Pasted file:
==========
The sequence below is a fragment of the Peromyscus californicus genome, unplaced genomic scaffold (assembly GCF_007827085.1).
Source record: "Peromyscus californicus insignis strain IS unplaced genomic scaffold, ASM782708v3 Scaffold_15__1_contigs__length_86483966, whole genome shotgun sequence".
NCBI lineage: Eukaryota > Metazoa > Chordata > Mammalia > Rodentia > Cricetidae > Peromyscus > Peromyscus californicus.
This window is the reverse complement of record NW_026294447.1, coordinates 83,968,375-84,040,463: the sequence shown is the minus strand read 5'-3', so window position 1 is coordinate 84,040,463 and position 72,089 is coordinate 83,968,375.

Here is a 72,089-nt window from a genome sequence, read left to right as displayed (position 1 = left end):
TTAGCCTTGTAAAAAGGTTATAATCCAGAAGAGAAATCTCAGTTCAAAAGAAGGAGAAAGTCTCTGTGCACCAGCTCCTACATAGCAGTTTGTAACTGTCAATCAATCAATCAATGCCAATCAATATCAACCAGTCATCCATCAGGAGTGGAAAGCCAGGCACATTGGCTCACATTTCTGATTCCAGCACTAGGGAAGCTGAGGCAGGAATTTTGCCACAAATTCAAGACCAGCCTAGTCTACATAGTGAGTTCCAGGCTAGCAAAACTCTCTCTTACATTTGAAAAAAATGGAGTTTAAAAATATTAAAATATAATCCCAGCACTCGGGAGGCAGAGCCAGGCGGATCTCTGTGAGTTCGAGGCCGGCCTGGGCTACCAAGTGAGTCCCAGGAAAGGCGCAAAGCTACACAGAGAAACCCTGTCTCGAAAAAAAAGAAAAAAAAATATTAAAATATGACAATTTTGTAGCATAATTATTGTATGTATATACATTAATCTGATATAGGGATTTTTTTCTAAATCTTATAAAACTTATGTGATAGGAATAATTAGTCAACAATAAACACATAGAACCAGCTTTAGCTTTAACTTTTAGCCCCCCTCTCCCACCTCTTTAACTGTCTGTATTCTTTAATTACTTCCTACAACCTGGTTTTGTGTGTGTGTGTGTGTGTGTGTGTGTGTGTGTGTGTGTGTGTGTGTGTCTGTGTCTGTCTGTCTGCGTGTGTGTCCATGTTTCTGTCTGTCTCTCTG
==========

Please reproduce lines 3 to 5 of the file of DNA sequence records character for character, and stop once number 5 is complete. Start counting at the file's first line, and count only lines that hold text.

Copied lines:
NCBI lineage: Eukaryota > Metazoa > Chordata > Mammalia > Rodentia > Cricetidae > Peromyscus > Peromyscus californicus.
This window is the reverse complement of record NW_026294447.1, coordinates 83,968,375-84,040,463: the sequence shown is the minus strand read 5'-3', so window position 1 is coordinate 84,040,463 and position 72,089 is coordinate 83,968,375.

Here is a 72,089-nt window from a genome sequence, read left to right as displayed (position 1 = left end):